More boat sales declines forecasted

LAKE FOREST, Ill. – Stock analysts are predicting a continued decline in boat sales demand for the industry in 2008 following Brunswick Corp.’s earnings release earlier this week.

“Brunswick Corp. shares, along with other consumer durable stocks, have found a bid on optimism that monetary and fiscal stimulus will drive a recovery in 2H08,” wrote Ed Aaron of RBC Capital Markets in a recent report. “In a normal cycle, we would likely align ourselves with this view. However, nothing about this downturn has been ‘normal’ in the context of recent history, so we are taking a more cautious approach by waiting for signs of improvement in industry credit metrics and stabilizing demand.”

“Given our view that demand will weaken further in the 2008, we believe dealers will look to further de-stock inventory following the model year changeover,” he added. “As a result, we are not expecting to see the ‘wholesale bounce’ until early 2009 at the earliest. We expect that margin pressure from lower production will more than offset incremental savings from lower discounting and cost reductions.”

“Brunswick's better than expected top line results were more than offset by significant margin compression tied to the declining domestic boat business,” wrote Michael Savner, a Bank of America analyst. “While sales results are mildly encouraging (particularly marine engines), marine margins overall are likely to stay depressed as the company works to properly align production costs to declining retail demand. It is still too early to call 2008 the trough year, in our view, and would therefore wait before applying previous cycle trough multiple. We maintain our cautious view on BC shares and our $17 target.”

Savner pointed out that gross margin was down 180 bps, due to fixed cost absorption and higher promotions.

“The Boat segment reported negative operating margins largely driven by higher discounts in Sea Ray brand boats, which reduced the operating margins by 200 bps,” he added. “Revenue growth was led by fitness segment, P&A and international marine business, offset by domestic boat declines. International sales contributed 36 percent of total sales in 2007, up from 32 percent in 2006. In the fourth quarter international sales contributed 45 percent to engine sales and 24 percent of the boat sales.”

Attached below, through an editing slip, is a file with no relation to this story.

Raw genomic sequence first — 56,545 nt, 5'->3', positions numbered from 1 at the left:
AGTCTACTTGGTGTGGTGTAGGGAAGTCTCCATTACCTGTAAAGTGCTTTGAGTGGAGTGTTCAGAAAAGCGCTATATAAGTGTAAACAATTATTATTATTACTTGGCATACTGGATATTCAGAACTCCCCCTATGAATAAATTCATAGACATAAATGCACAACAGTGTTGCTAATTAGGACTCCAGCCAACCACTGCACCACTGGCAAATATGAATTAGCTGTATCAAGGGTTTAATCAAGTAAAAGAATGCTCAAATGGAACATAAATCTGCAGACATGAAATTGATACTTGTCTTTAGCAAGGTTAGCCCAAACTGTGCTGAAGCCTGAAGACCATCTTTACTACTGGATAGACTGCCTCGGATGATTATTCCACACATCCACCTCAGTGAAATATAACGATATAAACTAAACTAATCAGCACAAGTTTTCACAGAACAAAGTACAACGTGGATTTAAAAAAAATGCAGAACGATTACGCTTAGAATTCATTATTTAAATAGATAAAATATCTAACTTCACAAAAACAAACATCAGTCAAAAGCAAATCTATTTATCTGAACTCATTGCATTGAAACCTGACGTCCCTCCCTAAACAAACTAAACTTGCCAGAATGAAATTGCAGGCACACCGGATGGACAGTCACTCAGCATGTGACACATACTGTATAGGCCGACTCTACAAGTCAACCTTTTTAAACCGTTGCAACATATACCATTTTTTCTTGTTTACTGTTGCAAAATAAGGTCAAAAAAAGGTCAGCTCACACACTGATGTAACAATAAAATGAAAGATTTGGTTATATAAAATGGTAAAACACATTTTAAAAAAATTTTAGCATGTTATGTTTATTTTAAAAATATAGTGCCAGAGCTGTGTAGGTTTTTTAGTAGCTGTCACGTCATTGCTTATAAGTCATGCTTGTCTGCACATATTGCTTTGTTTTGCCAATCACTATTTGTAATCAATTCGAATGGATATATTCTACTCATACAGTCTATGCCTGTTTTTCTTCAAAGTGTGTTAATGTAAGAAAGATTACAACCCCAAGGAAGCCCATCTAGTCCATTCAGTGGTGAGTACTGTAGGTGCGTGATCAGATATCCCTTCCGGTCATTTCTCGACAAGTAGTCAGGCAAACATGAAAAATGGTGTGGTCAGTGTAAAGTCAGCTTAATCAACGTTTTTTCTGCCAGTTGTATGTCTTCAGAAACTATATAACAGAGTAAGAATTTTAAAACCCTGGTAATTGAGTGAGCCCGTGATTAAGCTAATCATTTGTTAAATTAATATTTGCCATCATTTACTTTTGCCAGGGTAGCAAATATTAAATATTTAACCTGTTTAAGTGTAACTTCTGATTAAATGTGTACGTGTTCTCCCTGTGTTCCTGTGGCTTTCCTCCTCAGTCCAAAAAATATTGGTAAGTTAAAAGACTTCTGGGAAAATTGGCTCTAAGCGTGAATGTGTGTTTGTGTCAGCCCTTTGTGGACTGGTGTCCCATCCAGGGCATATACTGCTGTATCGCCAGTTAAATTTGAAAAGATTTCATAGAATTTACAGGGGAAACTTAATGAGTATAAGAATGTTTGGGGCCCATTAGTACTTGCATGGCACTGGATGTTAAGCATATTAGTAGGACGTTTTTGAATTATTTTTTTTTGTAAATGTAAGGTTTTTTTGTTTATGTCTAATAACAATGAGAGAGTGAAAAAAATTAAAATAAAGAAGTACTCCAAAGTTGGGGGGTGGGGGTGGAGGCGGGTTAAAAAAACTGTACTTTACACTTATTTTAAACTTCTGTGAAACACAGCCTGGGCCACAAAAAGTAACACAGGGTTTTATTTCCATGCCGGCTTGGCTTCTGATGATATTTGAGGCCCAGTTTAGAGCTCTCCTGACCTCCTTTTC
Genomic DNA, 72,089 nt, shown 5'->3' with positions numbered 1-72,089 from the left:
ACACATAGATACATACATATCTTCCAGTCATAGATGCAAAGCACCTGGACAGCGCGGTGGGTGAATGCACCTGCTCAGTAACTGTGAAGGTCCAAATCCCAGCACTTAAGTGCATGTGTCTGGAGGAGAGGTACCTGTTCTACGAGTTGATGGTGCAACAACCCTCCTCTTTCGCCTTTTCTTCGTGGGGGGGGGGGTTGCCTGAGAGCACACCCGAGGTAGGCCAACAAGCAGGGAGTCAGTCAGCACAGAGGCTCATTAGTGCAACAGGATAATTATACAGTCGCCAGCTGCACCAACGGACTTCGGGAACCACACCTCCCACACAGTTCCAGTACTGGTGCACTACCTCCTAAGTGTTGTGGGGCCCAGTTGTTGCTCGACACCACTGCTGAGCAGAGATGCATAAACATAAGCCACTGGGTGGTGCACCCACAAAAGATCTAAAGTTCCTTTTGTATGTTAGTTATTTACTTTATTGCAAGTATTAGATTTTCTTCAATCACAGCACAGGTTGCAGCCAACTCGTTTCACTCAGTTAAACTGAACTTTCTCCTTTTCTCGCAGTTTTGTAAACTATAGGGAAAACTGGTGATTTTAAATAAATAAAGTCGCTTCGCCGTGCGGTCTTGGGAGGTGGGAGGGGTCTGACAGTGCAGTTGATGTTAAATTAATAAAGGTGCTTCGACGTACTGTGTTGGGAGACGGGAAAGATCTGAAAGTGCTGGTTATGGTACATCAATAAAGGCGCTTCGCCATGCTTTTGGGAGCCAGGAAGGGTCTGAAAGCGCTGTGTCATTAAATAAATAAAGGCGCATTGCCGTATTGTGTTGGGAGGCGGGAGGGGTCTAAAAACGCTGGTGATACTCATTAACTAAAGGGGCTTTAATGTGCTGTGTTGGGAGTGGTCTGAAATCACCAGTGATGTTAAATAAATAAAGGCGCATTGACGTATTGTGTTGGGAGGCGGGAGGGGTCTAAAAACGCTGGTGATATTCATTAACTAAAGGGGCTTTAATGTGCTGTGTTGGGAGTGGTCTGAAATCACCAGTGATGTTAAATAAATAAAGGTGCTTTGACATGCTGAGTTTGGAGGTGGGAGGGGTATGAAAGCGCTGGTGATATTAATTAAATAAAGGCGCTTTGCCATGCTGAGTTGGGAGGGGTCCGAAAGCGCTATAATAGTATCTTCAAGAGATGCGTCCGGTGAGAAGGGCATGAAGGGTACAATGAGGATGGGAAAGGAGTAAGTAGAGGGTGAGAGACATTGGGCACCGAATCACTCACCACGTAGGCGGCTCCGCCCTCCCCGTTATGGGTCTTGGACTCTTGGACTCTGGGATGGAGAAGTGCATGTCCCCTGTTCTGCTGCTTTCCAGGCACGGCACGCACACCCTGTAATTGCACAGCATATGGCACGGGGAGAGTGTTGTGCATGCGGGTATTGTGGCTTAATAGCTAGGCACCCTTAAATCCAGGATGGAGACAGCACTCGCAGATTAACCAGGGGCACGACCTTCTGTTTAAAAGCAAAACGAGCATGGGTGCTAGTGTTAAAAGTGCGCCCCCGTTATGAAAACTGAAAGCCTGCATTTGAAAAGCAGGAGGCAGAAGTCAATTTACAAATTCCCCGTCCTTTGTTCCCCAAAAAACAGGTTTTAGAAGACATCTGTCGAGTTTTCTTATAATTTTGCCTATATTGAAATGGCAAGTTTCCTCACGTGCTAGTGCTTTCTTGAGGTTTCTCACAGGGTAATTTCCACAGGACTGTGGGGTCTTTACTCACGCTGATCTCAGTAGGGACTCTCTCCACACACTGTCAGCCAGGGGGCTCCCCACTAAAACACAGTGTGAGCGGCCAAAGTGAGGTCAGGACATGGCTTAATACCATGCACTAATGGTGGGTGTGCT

Savner also suggested inventory levels remain high. While sequentially factory inventory levels improved by $100.4M, they were still 5-percent higher than last year. Specifically, finished good inventory was up 9 percent and work in progress inventory was up 5 percent, offset by raw material inventory, which was down 5 percent. Fiberglass boat inventory was 34 weeks down from 35 weeks y-o-y, and aluminum boat inventory was 33 weeks up a week from a year ago. Engine pipeline inventory was 26 weeks up from 23 weeks last year.

“Brunswick expects restructuring and brand rationalization to continue in 2008,” he stated. “Management provided no guidance for 2008 given poor visibility on the domestic front. The company also pointed at the possibility of further impairment charges related to its outboard boats.”

“We are slightly tweaking our model and lowering our 2008 estimates,” Savner concluded. “We now estimate FY08 revenue of $5.55 billion and EPS of $1.07. For 1Q we expect revenue and EPS of $1,345.6 million and $0.13, respectively. We have adjusted our model to account for: (a) lower gross margins due to higher fixed cost absorption and higher promotions (b) increase in SG&A expense due to increased promotions and plant closures and (c) slightly improved revenue expectations. We model a 2.1-percent decline in 2008 sales driven by 1-percent engine sales decline, 5-percent decline in boat sales and offset by 7-percent growth in fitness and flat bowling and billiards.”

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